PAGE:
January 19, 2012 by Matt Musico
With the arbitration deadline coming and going this week, some Major League organizations were scrambling to agree to deals with their young superstars in an effort to avoid further negotiations, allowing a third party to make the decision on the player’s 2012 salary. The hearings for players that were unable to reach an agreement with their respective team will be able to present their case at a hearing during the first three weeks or February.
While there are countless players who will be taking their team to an arbitration hearing, there were a lot of big names that came to an agreement in the 12th hour of negotiations. Some of these big names include:
- Pablo Sandoval agreed to a three-year/$17.15 million extension with the Giants.
- Cole Hamels and the Phillies finalized a one-year/$15 million deal.
- Jacoby Ellsbury was able to leverage his career year and comeback player of the year honors to get a one-year/$8.05 million deal with Boston.
- Andre Ethier decided to forgo his arbitration hearing after agreeing to a one-year/$10.95 million deal with the Dodgers. James Loney took a one-year/$6.375 million contract with Los Angeles as well.
- Francisco Rodriguez took a one-year/$8 million deal with the Brewers, even though they have John Axford solidified as the closer.
- Mike Pelfrey took a raise in pay from the Mets even though he had a mediocre year at best, earning $5.68 million in 2012.
- The Tampa Bay Rays agreed to terms with David Price and B.J. Upton, for $4.5 million and $7 million, respectively, for next season.
The two biggest names that remain without a contract for 2012 and will be taking their teams to the arbitration table are: Tim Lincecum and Clayton Kershaw. The Giants starter got offered $17 million by San Francisco, but he’s asking for $21.5 million next year; Kershaw, who just won the 2011 NL Cy Young award, is asking for $10 million, while the Dodgers are offering their ace pitcher $6 million. Are either one of these stars worth the money they’re asking? Let’s take a look at their resumes.
“The Freak” has taken the Giants to arbitration in the past and has come out victorious, mostly because he’s got a pretty good resume to present. At the tender age of 27 and five years of MLB service, he is the unquestioned ace of the San Francisco Giants, while compiling these statistics:
69-41 record, 2.98 ERA, 1028 innings pitched, 1127 strikeouts, 1.188 WHIP
In addition to that, throw in the fact that he’s led the league in strikeouts three times, won two Cy Young awards in a row, has been voted to the All-Star game four times, and was a key component to the Giants winning the 2010 World Series. It’s obvious that Lincecum and his agent are basing his asking price off of other elite pitchers in the league right now, such as CC Sabathia, Roy Halladay, Cliff Lee, etc. I have a feeling that Lincecum is more likely to be awarded his figure than the figure the Giants have offered.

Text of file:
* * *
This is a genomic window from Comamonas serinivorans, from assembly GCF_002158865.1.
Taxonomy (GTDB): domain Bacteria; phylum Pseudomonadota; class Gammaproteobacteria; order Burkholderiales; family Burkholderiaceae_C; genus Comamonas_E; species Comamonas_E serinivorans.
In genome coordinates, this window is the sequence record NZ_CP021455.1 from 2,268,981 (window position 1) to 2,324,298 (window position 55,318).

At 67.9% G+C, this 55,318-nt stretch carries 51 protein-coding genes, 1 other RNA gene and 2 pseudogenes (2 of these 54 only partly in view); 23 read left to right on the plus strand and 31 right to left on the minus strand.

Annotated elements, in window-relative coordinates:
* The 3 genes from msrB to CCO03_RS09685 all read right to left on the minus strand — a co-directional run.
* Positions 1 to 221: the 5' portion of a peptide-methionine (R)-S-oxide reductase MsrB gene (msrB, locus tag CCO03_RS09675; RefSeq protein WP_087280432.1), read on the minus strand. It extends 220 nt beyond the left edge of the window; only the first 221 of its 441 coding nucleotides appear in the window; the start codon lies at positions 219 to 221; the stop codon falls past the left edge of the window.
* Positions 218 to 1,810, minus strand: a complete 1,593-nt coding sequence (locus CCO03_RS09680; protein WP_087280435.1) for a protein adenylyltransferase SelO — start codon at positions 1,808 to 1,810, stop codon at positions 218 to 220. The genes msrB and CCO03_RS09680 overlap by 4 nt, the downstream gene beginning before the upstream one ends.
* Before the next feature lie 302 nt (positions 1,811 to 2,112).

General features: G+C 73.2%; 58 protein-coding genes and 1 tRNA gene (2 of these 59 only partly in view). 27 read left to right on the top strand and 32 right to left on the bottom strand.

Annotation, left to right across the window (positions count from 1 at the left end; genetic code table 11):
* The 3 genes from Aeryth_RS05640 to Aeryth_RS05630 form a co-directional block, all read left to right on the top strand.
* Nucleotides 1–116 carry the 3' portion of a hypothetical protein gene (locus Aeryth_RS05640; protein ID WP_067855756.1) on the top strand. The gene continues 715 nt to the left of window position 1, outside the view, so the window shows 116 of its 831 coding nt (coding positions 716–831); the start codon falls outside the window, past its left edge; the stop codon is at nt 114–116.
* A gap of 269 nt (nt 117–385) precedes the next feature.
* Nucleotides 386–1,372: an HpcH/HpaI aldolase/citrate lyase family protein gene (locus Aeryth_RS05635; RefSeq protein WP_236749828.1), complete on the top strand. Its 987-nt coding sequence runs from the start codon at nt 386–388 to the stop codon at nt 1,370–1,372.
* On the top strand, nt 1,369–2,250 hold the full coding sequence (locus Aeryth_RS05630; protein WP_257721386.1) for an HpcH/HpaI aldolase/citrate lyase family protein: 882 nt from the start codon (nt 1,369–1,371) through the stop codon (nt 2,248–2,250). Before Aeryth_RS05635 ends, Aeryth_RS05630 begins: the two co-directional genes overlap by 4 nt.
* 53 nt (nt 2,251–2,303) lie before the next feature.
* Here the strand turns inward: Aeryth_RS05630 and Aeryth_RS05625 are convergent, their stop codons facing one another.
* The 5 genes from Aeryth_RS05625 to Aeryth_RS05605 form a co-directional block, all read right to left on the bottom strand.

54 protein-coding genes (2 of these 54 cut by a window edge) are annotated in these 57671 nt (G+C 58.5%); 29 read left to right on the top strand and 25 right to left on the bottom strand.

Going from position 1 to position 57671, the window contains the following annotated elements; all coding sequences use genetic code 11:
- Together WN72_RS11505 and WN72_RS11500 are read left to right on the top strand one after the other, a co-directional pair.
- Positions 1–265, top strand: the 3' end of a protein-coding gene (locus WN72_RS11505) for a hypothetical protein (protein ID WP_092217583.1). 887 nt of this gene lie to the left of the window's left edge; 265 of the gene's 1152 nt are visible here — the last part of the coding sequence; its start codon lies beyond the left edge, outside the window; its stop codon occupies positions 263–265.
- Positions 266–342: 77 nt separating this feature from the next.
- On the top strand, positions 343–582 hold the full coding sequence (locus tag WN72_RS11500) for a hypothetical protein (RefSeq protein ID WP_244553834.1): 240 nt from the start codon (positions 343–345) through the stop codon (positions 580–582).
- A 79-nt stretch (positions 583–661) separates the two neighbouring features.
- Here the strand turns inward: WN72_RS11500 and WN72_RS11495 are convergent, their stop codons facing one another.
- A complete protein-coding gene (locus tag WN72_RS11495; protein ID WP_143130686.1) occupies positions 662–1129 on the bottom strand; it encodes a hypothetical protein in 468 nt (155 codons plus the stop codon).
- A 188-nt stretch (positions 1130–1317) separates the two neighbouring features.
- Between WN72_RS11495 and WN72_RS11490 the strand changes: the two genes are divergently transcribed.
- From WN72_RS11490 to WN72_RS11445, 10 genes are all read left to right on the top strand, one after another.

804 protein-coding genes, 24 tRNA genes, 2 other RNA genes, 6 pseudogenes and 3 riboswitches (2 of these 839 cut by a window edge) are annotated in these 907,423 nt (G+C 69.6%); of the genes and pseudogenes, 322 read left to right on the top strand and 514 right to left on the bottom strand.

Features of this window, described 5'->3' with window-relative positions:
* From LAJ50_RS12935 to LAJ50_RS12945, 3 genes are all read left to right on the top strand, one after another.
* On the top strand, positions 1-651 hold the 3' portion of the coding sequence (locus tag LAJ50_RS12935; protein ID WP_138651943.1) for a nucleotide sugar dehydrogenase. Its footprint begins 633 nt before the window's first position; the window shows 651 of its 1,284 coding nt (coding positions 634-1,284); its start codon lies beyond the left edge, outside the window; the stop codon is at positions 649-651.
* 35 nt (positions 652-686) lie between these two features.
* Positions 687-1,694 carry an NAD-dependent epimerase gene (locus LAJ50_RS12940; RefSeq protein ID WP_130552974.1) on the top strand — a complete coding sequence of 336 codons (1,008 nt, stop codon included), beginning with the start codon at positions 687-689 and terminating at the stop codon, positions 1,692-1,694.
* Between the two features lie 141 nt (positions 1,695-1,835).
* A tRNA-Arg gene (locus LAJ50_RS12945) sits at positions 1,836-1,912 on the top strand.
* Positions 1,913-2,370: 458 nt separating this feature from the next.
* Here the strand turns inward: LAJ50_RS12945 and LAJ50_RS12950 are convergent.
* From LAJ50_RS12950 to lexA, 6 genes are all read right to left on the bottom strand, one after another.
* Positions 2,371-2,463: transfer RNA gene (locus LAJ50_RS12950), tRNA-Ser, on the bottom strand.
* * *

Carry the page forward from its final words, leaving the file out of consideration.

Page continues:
Next up: Dodgers ace Clayton Kershaw. After winning both the NL Cy Young award and the pitcher’s triple crown in 2011 while earning only $500K, Los Angeles was well aware that their ace would be asking a steep price for 2012. However, they obviously didn’t think the amount would be as high as it is. Kershaw and his camp are asking for $10 million, while LA is offering $6 million. Now, is he worth it? His resume isn’t as extensive as Lincecum’s since he is only 23 years old, but it’s nothing to sneeze at either:
47-28 record, 2.88 ERA, 716.1 innings pitched, 745 strikeouts, 1.173 WHIP
Since he has become a full-time starter in 2009, he has started over 30 games each year, while holding an ERA under 3.00. In addition to winning the Cy Young in 2011, he was also named to his first All-Star team and won his first Gold Glove award. Kershaw has a solid case to bring to his hearing, but since he didn’t become a big time star until this past year, I wouldn’t be surprised if he didn’t receive what he’s asking for.
Arbitration hearings can be tricky; I obviously have never been in one, but I’ve heard stories about how it can feel degrading because the organization that a player loves and is playing his heart out for, brings a case against him to prove to the decision maker that he is not worth the money he is asking. It’s important for players that enter those hearings to forgive and forget because if they carry those negative comments about their ability with them into the next season, it could hurt their performance. That’s why so many teams would rather not go to arbitration and there is such a flurry right before the deadline; they don’t want to have to stand in front of their player, who could be a rising star and major contributor in the coming years, and tell a third party why they aren’t worth the money they are asking for.
Nonetheless, Lincecum and Kershaw have decided against agreeing before the deadline, so let’s see who comes out on top in February.
Category Sports | Tags: Andre Ethier, baseball, Clayton Kershaw, Cole Hamels, Francisco Rodriguez, Jacoby Ellsbury, James Loney, MLB hot stove, Pablo Sandoval, players avoid arbitration, Sports, Tim Lincecum